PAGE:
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A modern heroine fights antisemitism

If I had posters of heroes and heroines on my wall, Deborah Lipstadt would be there.

Deborah E. Lipstadt. Photo by Osnat Perelshtein

(RNS) — If you are like me, you like to see good people getting their just rewards.

That was how I felt the other day upon hearing President Biden had nominated Deborah Lipstadt, Emory University Holocaust historian, to be the State Department’s special envoy to combat antisemitism.

A special shout out as well to my colleague, Rabbi Sharon Kleinbaum, who has been chosen to serve as commissioner on the United States Commission on International Religious Freedom (USCIRF), an independent body that evaluates the state of religious freedom around the world. I have known and respected Rabbi Kleinbaum for decades; she will do a great job.

Deborah Lipstadt is an American Jewish heroine. Fate catapulted her to international fame when Holocaust denier David Irving sued her in a British court for libel. Watch the movie based on the case — Denial.

Deborah won. So did the survivors. So did truth.

Professor Lipstadt is a traditional Jew. She is affiliated with the Orthodox community in Atlanta. Over the years, I have personally experienced her warmth and graciousness to all Jews and to all Jewish movements.

Her way of doing Judaism demonstrates two things.

First, you can be a proud, affirming, observant Jew and maintain, affirm and sanctify a klal Yisrael approach. We are all Jews here; we are all responsible for each other.

Second, you can be a proud, affirming, observant Jew and live in the fullness of American culture and its politics.

“Antisemitism: Here and Now” by Deborah E. Lipstadt. Image courtesy of Schocken

“Antisemitism: Here and Now” by Deborah E. Lipstadt. Image courtesy of Schocken

So, yes — I am a total fan boy.

Read or re-read her book, “Antisemitism Here and Now.” Read the messages she brings to the world.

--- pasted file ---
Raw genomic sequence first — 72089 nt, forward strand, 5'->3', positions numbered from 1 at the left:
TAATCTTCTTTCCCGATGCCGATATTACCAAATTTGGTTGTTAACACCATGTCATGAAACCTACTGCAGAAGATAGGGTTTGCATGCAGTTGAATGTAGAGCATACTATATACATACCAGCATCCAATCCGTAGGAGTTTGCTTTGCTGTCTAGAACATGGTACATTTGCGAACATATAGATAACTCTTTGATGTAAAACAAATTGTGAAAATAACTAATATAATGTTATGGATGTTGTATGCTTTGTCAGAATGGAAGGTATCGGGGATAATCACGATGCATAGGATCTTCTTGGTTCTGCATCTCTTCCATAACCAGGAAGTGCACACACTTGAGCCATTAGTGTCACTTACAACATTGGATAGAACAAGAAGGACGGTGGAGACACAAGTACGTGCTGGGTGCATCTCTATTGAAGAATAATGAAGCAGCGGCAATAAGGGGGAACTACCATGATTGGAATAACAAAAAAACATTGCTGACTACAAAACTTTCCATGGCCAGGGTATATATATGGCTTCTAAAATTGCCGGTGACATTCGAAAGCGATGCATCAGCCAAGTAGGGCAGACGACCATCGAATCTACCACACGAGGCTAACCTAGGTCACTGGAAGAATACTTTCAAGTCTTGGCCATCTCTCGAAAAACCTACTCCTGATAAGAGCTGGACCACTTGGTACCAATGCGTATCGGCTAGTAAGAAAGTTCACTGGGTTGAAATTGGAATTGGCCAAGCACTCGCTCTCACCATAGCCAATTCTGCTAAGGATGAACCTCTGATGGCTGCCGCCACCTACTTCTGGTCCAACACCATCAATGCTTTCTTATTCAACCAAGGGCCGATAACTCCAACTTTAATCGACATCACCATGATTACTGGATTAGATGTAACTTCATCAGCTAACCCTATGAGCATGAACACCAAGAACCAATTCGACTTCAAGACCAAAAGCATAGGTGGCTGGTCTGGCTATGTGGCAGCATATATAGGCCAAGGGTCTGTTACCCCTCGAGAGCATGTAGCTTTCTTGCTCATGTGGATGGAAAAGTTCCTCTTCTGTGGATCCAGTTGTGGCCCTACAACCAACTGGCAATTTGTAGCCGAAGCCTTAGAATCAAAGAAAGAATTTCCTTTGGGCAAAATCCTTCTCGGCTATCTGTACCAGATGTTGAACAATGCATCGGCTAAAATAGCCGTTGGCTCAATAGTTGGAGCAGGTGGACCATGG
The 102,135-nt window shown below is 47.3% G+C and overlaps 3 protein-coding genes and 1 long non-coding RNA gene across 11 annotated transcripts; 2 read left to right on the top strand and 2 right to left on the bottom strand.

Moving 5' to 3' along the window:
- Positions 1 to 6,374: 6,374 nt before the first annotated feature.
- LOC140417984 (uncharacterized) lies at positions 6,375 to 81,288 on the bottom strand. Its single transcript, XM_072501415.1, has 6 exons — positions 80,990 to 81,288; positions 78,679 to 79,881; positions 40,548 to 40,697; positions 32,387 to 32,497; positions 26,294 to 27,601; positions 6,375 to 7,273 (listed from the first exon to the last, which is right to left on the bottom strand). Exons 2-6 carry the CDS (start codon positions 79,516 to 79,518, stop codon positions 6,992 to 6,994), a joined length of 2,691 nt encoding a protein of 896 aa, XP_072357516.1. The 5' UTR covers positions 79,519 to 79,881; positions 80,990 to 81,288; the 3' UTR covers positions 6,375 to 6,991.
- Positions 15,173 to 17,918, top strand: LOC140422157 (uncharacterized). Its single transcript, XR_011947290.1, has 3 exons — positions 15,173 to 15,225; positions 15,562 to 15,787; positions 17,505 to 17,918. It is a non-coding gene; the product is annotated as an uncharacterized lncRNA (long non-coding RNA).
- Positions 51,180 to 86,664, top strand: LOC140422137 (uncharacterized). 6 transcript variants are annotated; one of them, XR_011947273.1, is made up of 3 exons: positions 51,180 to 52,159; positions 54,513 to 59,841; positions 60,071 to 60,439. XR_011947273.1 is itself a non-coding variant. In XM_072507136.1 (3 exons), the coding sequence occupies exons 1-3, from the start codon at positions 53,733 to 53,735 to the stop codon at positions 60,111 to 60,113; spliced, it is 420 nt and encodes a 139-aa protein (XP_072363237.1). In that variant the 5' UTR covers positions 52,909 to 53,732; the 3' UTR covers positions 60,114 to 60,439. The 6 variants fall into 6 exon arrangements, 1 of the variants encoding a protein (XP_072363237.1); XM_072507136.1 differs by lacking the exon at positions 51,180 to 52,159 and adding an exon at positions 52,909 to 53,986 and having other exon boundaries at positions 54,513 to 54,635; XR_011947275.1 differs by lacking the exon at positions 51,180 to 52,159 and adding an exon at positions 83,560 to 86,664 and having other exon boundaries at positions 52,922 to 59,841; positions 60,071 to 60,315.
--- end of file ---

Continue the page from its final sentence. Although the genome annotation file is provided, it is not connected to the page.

First, antisemitism is different from other hatreds.

All hatred is, in some sense, irrational. What makes antisemitism particularly irrational is that it bases itself on imagining that the Jews conspire to influence and run the world. It is “punching up,” singling out the Jews for special opprobrium because of their perceived strength.

Consider the anti-Jewish paranoia of Louis Farrakhan: “It is now becoming apparent that there were many Israeli and Zionist Jews in key roles in the 9/11 attack.”

Or, for that matter, these words from the Hamas charter:

The enemies have been scheming for a long time … and have accumulated huge and influential material wealth. With their money, they took control of the world media … With their money they stirred revolutions in various parts of the globe … They stood behind the French Revolution, the Communist Revolution and most of the revolutions we hear about … With their money they formed secret organizations — such as the Freemasons, Rotary Clubs and the Lions — which are spreading around the world, in order to destroy societies and carry out Zionist interests … They stood behind World War I … and formed the League of Nations through which they could rule the world. They were behind World War II, through which they made huge financial gains … There is no war going on anywhere without them having their finger in it. (Article 22)

Or, for that matter, the incoherent blather of Rep. Marjorie Taylor Greene, with her fantasies about Jewish lasers from space.

When it comes to antisemitism, we are living in the midst of one of those medieval theme parks. History has not moved forward one inch.

Second, antisemitism occurs across the political spectrum.